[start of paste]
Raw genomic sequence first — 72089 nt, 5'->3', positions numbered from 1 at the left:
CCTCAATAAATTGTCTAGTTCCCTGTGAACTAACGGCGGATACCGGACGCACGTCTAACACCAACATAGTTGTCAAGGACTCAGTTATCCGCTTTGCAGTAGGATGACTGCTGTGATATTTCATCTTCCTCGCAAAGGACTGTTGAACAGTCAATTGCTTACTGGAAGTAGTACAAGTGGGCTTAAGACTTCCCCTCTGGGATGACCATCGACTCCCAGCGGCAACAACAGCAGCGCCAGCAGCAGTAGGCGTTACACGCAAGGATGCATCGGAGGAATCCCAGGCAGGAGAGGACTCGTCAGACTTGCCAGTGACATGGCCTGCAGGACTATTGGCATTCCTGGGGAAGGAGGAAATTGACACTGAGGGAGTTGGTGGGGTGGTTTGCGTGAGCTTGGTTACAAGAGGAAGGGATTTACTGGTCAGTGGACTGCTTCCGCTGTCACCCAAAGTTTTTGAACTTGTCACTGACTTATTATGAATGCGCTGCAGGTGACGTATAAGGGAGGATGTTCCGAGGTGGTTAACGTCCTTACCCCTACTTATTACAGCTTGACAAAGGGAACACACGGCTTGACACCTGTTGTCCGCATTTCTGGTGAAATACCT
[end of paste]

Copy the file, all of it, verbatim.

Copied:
Raw genomic sequence first — 72089 nt, 5'->3', positions numbered from 1 at the left:
CCTCAATAAATTGTCTAGTTCCCTGTGAACTAACGGCGGATACCGGACGCACGTCTAACACCAACATAGTTGTCAAGGACTCAGTTATCCGCTTTGCAGTAGGATGACTGCTGTGATATTTCATCTTCCTCGCAAAGGACTGTTGAACAGTCAATTGCTTACTGGAAGTAGTACAAGTGGGCTTAAGACTTCCCCTCTGGGATGACCATCGACTCCCAGCGGCAACAACAGCAGCGCCAGCAGCAGTAGGCGTTACACGCAAGGATGCATCGGAGGAATCCCAGGCAGGAGAGGACTCGTCAGACTTGCCAGTGACATGGCCTGCAGGACTATTGGCATTCCTGGGGAAGGAGGAAATTGACACTGAGGGAGTTGGTGGGGTGGTTTGCGTGAGCTTGGTTACAAGAGGAAGGGATTTACTGGTCAGTGGACTGCTTCCGCTGTCACCCAAAGTTTTTGAACTTGTCACTGACTTATTATGAATGCGCTGCAGGTGACGTATAAGGGAGGATGTTCCGAGGTGGTTAACGTCCTTACCCCTACTTATTACAGCTTGACAAAGGGAACACACGGCTTGACACCTGTTGTCCGCATTTCTGGTGAAATACCT